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By Hugh Son
NEW YORK – Brian T. Moynihan, who endured record losses and public thrashings while cleaning up Bank of America Corp.’s mortgage mess, said he wouldn’t mind being CEO of the lender forever.
“It’s the best job there is,” Moynihan said yesterday in an interview scheduled for public television’s “Charlie Rose” program. “While there have been times when you sit there and say, ‘Jeez, this is a lot of pounding,’ you always keep your eye on the purpose you’re here. And that’s to help people with their financial lives -- if you really keep focused on that, I could do this the rest of my life.”
Moynihan, 53, has booked more than $40 billion in expenses tied to the 2008 takeover of mortgage lender Countrywide Financial Corp. since he become CEO in 2010. His plan to shrink Bank of America, the second-biggest U.S. lender, through more than $60 billion in asset sales is mostly done, he said in the hour-long interview. Now he’s set to add staff in commercial lending, investment banking and mortgages, Moynihan said.
The Charlotte, North Carolina-based bank has a succession plan ready should the need arise, Moynihan said. In late 2009, he prevailed in a search to replace Kenneth D. Lewis that took more than 10 weeks after Lewis’s unexpected retirement and exposed the firm’s lack of preparation.
Moynihan pointed to mistakes made by his predecessor that made the bank grow too quickly. The acquisition of Countrywide has been blamed by lawmakers for helping fuel the housing bubble by creating billions of dollars’ worth of defective loans that borrowers couldn’t afford.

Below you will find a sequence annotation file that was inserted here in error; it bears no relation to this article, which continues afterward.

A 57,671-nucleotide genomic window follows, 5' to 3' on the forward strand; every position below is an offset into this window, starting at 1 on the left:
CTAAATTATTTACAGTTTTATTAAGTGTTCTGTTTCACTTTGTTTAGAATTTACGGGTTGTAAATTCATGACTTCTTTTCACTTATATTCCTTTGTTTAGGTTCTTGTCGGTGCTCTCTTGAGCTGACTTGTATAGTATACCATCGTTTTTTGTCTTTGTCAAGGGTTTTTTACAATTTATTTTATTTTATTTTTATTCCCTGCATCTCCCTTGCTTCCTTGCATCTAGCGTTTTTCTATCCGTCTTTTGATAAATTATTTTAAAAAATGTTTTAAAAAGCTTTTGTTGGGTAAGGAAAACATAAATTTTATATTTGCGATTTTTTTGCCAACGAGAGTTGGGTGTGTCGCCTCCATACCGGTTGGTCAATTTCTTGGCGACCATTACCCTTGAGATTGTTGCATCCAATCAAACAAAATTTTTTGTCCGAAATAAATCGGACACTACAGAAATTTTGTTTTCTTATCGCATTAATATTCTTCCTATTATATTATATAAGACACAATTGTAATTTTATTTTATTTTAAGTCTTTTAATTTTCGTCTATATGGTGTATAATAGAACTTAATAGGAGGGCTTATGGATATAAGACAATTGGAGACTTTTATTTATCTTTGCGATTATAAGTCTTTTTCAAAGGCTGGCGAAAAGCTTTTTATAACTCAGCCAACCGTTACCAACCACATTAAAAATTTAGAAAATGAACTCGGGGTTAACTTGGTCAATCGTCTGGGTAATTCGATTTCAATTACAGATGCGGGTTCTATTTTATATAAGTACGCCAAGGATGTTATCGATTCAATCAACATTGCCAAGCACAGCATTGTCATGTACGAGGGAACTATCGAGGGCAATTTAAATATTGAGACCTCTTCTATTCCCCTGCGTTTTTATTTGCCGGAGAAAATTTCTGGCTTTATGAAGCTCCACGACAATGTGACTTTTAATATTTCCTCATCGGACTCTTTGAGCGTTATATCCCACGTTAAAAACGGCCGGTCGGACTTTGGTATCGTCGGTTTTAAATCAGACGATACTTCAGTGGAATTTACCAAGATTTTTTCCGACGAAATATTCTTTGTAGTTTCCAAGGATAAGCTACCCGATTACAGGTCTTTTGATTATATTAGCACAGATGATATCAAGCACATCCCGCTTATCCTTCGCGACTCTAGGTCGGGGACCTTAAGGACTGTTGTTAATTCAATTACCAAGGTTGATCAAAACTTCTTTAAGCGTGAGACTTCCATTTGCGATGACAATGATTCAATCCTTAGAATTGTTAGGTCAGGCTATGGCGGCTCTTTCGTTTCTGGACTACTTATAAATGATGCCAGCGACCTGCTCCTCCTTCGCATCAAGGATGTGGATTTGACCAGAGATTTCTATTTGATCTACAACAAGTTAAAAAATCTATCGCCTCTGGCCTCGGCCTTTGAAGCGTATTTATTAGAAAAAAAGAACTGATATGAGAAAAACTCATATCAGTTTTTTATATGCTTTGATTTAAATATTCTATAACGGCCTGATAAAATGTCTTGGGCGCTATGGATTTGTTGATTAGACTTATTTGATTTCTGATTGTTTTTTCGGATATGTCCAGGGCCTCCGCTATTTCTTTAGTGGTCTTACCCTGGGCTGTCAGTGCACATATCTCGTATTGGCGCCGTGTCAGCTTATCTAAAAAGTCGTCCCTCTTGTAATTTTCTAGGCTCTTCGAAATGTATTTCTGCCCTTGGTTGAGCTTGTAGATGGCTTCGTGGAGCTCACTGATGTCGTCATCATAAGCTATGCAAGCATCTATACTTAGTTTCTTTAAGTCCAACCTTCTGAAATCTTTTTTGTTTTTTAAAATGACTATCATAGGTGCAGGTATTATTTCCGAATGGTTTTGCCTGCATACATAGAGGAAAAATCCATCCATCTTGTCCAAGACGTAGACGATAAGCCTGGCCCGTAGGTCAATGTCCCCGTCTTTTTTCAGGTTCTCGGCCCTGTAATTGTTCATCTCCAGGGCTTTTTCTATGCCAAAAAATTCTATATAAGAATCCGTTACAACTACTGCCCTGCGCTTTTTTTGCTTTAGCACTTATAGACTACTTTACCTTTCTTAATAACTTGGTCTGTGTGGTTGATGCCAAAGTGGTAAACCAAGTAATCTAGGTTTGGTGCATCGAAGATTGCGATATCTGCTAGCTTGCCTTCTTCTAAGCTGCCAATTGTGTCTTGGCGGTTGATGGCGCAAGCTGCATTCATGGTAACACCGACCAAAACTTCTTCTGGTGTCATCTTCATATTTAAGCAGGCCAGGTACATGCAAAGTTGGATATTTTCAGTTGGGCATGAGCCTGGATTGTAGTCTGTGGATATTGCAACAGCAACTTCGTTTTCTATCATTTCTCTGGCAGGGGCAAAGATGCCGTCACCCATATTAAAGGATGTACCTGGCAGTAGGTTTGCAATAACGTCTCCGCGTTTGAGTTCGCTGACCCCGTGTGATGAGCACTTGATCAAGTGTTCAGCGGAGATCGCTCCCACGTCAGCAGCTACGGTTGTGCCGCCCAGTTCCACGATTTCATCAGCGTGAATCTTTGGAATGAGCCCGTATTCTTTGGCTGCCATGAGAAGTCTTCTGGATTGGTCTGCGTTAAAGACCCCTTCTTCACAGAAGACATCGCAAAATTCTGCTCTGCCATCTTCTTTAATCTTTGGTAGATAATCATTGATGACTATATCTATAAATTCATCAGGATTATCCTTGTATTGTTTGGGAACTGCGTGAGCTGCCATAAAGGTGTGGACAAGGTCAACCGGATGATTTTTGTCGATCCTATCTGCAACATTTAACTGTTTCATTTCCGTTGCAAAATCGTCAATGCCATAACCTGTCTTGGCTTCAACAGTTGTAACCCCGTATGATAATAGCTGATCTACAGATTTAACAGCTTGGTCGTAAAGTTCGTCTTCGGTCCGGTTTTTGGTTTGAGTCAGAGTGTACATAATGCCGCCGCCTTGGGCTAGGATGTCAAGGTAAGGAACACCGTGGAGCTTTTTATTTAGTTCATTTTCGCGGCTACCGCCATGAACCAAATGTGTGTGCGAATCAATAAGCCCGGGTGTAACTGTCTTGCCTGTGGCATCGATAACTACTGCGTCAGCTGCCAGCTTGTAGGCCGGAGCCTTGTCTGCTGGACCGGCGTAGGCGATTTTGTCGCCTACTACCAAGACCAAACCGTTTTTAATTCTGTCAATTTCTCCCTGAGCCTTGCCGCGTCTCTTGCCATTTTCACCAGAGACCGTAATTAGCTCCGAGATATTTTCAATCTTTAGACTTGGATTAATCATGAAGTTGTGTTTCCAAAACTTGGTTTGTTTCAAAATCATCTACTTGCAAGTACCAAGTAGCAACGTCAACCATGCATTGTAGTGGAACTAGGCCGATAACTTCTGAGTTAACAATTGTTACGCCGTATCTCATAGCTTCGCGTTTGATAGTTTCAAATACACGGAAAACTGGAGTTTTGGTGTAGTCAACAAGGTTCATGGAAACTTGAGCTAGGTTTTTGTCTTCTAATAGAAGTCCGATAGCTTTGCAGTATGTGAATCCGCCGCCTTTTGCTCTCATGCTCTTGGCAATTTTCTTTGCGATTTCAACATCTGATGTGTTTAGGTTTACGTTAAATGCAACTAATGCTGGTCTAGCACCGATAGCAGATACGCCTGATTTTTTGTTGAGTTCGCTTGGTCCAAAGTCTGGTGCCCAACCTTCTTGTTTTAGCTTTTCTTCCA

“We also had a legacy Bank of America credit-card business that we had grown way too fast,” he said. “We were buying back shares and paying dividends and making acquisitions.”
Weighed down by mortgage and credit-card costs, Bank of America earned $3.1 billion in 2012 before taxes and posted pretax losses of $230 million the previous year and $1.3 billion in 2010. In March 2011, Moynihan said his company could earn $35 billion to $40 billion annually when businesses and the U.S. economy recovered.
The banking industry must be managed to give up some profit during boom times so that “we’re not going to give it all back in tough times,” he said.
Moynihan boosted capital levels under coming international rules to a record 9.25 percent at the end of last year, helping pave the way for regulatory approval this month of a $5 billion stock repurchase program. Bank of America has about 10.8 billion shares outstanding, many of them created when the firm sold $19.3 billion of stock to repay U.S. bailouts in 2009.
“You can’t dilute your shareholders when your price is down,” Moynihan said, referring to the process of selling additional shares. “The cost of plugging the holes in the balance sheet was about 4 billion to 5 billion shares that we didn’t think we’d have out.”
The lender’s stock more than doubled last year, the first annual gain during Moynihan’s tenure and the best performance on the KBW Bank Index of 24 companies. The company climbed 5.8 percent this year through yesterday. At $12.28, the shares are still below the $15.06 at which they traded the day before Moynihan took over in January 2010.
The CEO will use his firm’s earnings to help repurchase shares as long as they are trading for less than book value, he said. As litigation costs and other expenses subside, the company’s earnings power will be evident, he said.
“That’s what the markets are starting to see,” Moynihan said. “As the issues fade, you can start to see the core earnings come through.”